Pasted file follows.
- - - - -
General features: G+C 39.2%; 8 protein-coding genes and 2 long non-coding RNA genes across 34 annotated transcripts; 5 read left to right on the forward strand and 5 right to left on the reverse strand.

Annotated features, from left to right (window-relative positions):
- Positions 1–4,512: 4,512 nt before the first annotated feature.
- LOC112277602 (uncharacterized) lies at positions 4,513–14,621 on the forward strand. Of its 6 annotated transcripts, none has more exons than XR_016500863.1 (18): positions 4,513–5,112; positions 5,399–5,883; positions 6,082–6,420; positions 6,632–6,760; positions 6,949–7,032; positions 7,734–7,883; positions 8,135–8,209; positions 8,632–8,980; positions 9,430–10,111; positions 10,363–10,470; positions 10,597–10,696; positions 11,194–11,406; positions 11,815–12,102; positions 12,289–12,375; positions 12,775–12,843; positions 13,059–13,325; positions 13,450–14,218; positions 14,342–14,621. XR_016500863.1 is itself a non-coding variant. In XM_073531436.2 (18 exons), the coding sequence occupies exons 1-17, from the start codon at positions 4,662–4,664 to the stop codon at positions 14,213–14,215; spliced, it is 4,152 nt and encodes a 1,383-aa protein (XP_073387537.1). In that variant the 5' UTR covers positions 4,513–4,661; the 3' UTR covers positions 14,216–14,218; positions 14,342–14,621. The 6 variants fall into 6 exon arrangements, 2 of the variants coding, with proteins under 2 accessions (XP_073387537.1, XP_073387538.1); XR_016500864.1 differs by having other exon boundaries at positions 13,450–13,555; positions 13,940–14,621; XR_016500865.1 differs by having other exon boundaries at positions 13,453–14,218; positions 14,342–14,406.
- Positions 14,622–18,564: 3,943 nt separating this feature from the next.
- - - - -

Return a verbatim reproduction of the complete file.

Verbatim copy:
General features: G+C 39.2%; 8 protein-coding genes and 2 long non-coding RNA genes across 34 annotated transcripts; 5 read left to right on the forward strand and 5 right to left on the reverse strand.

Annotated features, from left to right (window-relative positions):
- Positions 1–4,512: 4,512 nt before the first annotated feature.
- LOC112277602 (uncharacterized) lies at positions 4,513–14,621 on the forward strand. Of its 6 annotated transcripts, none has more exons than XR_016500863.1 (18): positions 4,513–5,112; positions 5,399–5,883; positions 6,082–6,420; positions 6,632–6,760; positions 6,949–7,032; positions 7,734–7,883; positions 8,135–8,209; positions 8,632–8,980; positions 9,430–10,111; positions 10,363–10,470; positions 10,597–10,696; positions 11,194–11,406; positions 11,815–12,102; positions 12,289–12,375; positions 12,775–12,843; positions 13,059–13,325; positions 13,450–14,218; positions 14,342–14,621. XR_016500863.1 is itself a non-coding variant. In XM_073531436.2 (18 exons), the coding sequence occupies exons 1-17, from the start codon at positions 4,662–4,664 to the stop codon at positions 14,213–14,215; spliced, it is 4,152 nt and encodes a 1,383-aa protein (XP_073387537.1). In that variant the 5' UTR covers positions 4,513–4,661; the 3' UTR covers positions 14,216–14,218; positions 14,342–14,621. The 6 variants fall into 6 exon arrangements, 2 of the variants coding, with proteins under 2 accessions (XP_073387537.1, XP_073387538.1); XR_016500864.1 differs by having other exon boundaries at positions 13,450–13,555; positions 13,940–14,621; XR_016500865.1 differs by having other exon boundaries at positions 13,453–14,218; positions 14,342–14,406.
- Positions 14,622–18,564: 3,943 nt separating this feature from the next.